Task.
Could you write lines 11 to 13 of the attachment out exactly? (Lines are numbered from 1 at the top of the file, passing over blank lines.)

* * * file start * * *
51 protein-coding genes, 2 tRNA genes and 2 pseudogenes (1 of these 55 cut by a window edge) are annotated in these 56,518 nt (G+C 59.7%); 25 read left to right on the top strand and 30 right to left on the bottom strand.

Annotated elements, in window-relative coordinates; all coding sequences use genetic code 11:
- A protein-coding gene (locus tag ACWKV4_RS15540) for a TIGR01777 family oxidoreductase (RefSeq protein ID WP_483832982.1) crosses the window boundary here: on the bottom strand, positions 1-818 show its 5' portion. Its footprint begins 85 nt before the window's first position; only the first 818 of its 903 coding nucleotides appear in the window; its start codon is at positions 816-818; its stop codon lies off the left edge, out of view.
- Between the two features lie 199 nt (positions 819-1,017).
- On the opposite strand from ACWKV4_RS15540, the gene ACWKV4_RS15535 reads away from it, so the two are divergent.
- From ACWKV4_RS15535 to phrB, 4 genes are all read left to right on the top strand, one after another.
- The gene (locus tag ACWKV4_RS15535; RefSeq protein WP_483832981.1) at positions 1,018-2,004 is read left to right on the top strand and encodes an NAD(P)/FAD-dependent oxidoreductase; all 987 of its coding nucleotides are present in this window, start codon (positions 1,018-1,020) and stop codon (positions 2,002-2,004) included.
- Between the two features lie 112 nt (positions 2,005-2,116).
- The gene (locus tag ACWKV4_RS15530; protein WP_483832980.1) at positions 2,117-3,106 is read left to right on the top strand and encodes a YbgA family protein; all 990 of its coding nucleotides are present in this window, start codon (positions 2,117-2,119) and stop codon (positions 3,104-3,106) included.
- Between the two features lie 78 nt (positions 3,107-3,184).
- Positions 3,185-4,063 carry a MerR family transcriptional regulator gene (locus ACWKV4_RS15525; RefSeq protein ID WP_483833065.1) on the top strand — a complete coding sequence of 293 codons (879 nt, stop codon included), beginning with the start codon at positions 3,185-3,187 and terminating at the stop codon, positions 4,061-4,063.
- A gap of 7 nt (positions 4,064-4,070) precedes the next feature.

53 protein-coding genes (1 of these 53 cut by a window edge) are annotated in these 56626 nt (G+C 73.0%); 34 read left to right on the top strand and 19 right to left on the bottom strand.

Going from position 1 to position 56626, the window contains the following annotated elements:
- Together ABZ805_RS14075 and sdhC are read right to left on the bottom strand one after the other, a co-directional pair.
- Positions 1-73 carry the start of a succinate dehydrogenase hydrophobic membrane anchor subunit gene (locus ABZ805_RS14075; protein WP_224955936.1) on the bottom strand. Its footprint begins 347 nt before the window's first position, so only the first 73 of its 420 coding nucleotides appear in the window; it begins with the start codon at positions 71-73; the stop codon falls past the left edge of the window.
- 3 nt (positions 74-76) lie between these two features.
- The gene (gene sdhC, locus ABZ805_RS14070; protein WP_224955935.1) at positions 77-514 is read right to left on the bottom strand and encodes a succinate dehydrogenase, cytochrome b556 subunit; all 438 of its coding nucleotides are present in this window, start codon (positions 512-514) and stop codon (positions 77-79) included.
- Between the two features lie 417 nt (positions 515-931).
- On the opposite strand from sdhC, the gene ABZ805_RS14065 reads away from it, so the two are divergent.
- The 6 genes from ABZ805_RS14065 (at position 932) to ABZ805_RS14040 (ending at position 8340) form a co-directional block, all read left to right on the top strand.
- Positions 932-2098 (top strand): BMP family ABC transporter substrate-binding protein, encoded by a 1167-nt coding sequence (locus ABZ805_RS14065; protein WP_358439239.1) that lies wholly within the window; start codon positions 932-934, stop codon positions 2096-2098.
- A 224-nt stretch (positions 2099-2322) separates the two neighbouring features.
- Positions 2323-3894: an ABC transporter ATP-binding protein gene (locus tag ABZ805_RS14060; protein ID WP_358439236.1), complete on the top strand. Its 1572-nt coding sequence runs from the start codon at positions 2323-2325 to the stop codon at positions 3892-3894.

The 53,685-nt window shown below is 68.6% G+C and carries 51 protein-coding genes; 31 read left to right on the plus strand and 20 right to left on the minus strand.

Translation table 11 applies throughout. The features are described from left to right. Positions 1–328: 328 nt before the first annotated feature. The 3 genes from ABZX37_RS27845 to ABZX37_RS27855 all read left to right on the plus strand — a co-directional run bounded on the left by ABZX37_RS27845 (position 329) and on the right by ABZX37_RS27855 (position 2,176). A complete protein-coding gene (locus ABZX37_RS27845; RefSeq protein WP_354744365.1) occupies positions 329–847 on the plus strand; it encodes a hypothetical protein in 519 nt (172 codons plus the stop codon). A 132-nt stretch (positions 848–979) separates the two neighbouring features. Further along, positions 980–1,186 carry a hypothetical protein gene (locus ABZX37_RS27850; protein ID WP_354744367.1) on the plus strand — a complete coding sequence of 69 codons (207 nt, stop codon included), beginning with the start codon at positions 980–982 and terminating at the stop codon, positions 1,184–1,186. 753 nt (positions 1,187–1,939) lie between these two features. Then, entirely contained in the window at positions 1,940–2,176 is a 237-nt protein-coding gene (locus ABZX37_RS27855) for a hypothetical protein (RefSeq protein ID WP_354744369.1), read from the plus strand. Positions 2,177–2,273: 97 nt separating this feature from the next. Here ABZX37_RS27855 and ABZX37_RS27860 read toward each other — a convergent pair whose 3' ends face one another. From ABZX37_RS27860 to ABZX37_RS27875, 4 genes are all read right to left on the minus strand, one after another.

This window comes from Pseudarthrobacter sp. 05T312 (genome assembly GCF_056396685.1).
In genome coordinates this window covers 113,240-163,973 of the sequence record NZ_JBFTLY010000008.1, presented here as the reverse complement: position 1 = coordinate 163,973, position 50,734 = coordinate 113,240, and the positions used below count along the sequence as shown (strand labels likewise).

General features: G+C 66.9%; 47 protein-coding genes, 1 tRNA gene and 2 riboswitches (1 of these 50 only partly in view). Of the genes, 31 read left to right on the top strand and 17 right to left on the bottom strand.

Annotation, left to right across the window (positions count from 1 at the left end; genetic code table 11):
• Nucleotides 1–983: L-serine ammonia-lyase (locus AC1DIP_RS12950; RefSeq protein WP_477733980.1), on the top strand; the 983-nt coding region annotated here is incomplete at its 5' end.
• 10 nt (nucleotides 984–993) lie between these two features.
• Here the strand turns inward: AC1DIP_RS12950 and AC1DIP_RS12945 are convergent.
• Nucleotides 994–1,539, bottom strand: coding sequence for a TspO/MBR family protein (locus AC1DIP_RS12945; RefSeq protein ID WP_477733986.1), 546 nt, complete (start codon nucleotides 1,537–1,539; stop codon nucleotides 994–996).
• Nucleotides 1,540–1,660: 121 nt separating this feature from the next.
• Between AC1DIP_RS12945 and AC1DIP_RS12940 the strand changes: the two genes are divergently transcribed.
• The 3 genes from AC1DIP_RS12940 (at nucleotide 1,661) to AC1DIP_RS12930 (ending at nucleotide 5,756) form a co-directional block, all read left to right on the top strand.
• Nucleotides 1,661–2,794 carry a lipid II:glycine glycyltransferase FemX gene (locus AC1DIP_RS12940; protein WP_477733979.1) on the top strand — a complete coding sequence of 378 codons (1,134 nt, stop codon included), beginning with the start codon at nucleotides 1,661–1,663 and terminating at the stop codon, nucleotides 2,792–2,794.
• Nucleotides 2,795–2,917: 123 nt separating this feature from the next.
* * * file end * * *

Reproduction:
- Positions 3,185-4,063 carry a MerR family transcriptional regulator gene (locus ACWKV4_RS15525; RefSeq protein ID WP_483833065.1) on the top strand — a complete coding sequence of 293 codons (879 nt, stop codon included), beginning with the start codon at positions 3,185-3,187 and terminating at the stop codon, positions 4,061-4,063.
- A gap of 7 nt (positions 4,064-4,070) precedes the next feature.

53 protein-coding genes (1 of these 53 cut by a window edge) are annotated in these 56626 nt (G+C 73.0%); 34 read left to right on the top strand and 19 right to left on the bottom strand.